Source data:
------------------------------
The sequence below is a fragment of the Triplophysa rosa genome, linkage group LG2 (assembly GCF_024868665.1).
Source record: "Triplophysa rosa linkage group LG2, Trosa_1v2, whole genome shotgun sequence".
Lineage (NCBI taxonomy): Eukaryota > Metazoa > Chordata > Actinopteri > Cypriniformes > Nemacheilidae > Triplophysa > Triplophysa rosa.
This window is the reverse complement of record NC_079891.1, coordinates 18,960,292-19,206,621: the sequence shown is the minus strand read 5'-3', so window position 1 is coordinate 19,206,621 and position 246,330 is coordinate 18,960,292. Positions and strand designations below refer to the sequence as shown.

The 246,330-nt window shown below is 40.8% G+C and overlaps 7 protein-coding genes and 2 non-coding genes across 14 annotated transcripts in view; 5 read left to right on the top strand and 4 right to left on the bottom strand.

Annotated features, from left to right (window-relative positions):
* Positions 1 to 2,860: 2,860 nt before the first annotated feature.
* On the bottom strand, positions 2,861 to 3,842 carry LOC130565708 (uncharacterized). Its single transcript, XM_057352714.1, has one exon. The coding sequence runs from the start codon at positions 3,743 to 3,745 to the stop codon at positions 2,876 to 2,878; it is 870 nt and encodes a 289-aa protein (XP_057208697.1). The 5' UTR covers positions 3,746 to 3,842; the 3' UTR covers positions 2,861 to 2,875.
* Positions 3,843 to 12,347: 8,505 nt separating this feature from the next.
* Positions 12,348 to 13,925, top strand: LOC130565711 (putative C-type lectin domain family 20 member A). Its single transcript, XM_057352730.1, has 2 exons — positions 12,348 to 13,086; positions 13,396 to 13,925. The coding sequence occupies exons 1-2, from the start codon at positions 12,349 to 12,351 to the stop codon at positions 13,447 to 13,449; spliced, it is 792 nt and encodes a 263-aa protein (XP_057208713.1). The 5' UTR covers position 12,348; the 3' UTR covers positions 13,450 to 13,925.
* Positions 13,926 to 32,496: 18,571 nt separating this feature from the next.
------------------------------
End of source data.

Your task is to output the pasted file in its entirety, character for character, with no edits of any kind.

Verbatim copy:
The sequence below is a fragment of the Triplophysa rosa genome, linkage group LG2 (assembly GCF_024868665.1).
Source record: "Triplophysa rosa linkage group LG2, Trosa_1v2, whole genome shotgun sequence".
Lineage (NCBI taxonomy): Eukaryota > Metazoa > Chordata > Actinopteri > Cypriniformes > Nemacheilidae > Triplophysa > Triplophysa rosa.
This window is the reverse complement of record NC_079891.1, coordinates 18,960,292-19,206,621: the sequence shown is the minus strand read 5'-3', so window position 1 is coordinate 19,206,621 and position 246,330 is coordinate 18,960,292. Positions and strand designations below refer to the sequence as shown.

The 246,330-nt window shown below is 40.8% G+C and overlaps 7 protein-coding genes and 2 non-coding genes across 14 annotated transcripts in view; 5 read left to right on the top strand and 4 right to left on the bottom strand.

Annotated features, from left to right (window-relative positions):
* Positions 1 to 2,860: 2,860 nt before the first annotated feature.
* On the bottom strand, positions 2,861 to 3,842 carry LOC130565708 (uncharacterized). Its single transcript, XM_057352714.1, has one exon. The coding sequence runs from the start codon at positions 3,743 to 3,745 to the stop codon at positions 2,876 to 2,878; it is 870 nt and encodes a 289-aa protein (XP_057208697.1). The 5' UTR covers positions 3,746 to 3,842; the 3' UTR covers positions 2,861 to 2,875.
* Positions 3,843 to 12,347: 8,505 nt separating this feature from the next.
* Positions 12,348 to 13,925, top strand: LOC130565711 (putative C-type lectin domain family 20 member A). Its single transcript, XM_057352730.1, has 2 exons — positions 12,348 to 13,086; positions 13,396 to 13,925. The coding sequence occupies exons 1-2, from the start codon at positions 12,349 to 12,351 to the stop codon at positions 13,447 to 13,449; spliced, it is 792 nt and encodes a 263-aa protein (XP_057208713.1). The 5' UTR covers position 12,348; the 3' UTR covers positions 13,450 to 13,925.
* Positions 13,926 to 32,496: 18,571 nt separating this feature from the next.